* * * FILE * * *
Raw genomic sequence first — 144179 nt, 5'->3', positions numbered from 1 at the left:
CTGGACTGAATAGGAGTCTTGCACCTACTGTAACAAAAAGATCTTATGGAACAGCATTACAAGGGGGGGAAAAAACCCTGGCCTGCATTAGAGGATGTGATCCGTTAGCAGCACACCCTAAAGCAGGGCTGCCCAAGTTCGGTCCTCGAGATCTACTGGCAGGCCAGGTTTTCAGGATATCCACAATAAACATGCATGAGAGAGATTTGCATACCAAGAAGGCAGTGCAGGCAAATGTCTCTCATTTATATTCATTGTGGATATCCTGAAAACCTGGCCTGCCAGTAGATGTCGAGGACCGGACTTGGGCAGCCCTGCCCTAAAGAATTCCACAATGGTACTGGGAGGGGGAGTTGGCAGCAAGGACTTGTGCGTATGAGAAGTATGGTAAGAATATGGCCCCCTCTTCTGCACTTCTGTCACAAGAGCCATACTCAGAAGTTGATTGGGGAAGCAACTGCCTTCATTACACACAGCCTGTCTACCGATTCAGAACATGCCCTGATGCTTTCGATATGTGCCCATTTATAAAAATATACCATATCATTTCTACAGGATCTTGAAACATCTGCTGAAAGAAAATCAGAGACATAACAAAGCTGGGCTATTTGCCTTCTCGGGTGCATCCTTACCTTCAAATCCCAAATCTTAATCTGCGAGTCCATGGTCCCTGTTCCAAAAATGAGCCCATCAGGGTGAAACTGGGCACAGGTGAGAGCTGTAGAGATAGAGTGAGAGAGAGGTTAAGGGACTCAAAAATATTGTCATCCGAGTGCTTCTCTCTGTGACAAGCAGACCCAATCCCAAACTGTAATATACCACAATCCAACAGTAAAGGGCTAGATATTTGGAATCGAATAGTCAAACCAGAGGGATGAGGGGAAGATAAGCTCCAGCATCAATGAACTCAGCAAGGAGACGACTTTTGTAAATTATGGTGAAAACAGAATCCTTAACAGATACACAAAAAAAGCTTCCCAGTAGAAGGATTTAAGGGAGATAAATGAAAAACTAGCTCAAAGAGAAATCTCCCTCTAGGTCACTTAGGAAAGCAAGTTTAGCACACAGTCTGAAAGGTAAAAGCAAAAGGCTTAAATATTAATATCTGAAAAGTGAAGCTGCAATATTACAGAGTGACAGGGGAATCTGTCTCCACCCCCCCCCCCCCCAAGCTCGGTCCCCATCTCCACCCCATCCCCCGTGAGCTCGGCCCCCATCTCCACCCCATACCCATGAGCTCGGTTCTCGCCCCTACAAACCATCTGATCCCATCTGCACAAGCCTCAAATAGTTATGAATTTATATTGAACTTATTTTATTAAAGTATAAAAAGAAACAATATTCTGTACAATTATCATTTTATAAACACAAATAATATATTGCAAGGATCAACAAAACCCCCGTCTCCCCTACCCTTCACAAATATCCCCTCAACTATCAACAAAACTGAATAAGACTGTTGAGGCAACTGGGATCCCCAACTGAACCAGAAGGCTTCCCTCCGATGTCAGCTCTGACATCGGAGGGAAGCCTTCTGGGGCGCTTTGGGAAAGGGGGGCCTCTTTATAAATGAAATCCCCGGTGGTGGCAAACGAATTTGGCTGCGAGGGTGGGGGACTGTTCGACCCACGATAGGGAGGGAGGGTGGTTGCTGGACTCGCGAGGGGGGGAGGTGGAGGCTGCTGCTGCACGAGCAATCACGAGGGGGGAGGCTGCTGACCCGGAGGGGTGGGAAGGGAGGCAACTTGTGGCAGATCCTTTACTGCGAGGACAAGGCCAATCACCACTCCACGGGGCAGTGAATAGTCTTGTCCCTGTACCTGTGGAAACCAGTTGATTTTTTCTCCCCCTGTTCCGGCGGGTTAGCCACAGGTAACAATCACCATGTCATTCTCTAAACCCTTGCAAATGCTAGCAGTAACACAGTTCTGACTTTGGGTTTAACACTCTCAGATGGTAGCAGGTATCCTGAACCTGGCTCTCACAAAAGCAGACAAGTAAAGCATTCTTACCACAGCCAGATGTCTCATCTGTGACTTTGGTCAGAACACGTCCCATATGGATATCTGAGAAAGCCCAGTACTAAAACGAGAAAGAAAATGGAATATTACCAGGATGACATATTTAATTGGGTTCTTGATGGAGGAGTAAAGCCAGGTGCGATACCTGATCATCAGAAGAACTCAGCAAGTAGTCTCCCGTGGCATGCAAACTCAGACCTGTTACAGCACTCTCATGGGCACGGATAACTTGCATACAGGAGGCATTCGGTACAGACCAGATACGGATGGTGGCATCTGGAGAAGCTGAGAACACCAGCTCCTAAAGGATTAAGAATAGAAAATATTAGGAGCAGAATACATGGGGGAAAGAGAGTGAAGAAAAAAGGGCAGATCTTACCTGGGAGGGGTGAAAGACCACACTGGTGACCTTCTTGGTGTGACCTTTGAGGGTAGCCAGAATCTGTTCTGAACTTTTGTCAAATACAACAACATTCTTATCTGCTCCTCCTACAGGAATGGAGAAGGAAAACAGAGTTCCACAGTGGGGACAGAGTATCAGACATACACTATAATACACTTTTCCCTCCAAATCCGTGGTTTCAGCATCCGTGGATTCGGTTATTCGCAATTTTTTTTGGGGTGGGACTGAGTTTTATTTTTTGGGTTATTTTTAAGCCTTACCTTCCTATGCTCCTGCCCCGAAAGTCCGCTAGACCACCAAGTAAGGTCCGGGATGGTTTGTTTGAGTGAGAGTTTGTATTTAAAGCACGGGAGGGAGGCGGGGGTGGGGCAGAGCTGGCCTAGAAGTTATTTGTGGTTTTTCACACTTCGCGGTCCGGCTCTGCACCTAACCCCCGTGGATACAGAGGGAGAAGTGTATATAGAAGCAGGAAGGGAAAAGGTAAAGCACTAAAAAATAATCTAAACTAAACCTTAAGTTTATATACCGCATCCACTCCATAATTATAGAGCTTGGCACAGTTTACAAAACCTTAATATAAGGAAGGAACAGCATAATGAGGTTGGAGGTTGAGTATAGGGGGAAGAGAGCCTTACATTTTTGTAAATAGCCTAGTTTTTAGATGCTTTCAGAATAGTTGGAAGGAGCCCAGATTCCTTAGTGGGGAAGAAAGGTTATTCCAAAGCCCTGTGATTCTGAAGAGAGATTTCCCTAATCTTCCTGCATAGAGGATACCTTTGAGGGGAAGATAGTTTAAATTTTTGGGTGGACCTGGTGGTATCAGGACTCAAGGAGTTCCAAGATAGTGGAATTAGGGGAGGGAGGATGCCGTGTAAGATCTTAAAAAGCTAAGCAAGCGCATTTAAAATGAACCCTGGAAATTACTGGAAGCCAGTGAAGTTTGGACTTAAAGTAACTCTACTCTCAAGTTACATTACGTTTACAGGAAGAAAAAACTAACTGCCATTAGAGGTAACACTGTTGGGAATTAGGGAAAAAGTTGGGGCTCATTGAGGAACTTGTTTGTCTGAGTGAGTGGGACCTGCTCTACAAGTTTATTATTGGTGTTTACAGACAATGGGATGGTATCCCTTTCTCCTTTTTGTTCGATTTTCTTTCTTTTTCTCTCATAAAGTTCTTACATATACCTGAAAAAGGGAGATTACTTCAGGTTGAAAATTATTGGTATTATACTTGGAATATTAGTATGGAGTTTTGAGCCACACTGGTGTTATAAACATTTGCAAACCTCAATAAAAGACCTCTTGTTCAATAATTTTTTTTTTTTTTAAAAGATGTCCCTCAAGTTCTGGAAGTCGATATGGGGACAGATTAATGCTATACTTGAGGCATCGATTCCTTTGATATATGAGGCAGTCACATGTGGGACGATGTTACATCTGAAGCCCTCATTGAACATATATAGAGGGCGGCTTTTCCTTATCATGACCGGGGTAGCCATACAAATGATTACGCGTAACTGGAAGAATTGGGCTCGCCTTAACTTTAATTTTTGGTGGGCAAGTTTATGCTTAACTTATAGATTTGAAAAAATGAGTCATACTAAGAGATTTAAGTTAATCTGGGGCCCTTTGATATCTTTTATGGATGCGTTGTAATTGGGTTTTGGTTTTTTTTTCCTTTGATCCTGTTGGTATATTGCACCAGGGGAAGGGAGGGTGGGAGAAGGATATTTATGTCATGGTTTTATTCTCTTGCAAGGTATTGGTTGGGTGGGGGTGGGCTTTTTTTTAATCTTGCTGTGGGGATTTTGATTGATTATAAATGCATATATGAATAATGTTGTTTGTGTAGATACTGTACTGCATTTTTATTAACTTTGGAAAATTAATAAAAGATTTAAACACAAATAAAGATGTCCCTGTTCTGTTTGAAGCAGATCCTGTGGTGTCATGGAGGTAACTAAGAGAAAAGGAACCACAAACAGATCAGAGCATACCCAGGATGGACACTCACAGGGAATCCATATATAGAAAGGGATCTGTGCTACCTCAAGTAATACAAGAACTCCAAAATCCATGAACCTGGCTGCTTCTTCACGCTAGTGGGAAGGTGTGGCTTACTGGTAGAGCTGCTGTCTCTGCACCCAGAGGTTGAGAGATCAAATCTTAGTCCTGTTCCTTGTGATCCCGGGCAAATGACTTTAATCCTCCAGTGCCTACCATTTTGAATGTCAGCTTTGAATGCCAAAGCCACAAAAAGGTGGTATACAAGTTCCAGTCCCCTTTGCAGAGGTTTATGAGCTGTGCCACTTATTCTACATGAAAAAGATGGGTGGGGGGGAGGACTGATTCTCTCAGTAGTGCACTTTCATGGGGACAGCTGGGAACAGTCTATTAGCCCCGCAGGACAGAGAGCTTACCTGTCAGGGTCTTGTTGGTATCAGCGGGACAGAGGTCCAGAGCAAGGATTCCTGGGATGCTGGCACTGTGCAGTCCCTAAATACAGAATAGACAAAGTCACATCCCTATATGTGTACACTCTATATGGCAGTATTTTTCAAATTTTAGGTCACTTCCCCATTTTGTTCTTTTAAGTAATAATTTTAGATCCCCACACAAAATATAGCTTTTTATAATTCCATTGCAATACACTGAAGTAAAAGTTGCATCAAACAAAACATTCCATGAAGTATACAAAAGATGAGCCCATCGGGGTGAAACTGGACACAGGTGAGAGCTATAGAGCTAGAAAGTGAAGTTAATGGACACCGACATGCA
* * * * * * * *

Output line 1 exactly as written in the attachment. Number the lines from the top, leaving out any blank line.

Raw genomic sequence first — 144179 nt, 5'->3', positions numbered from 1 at the left: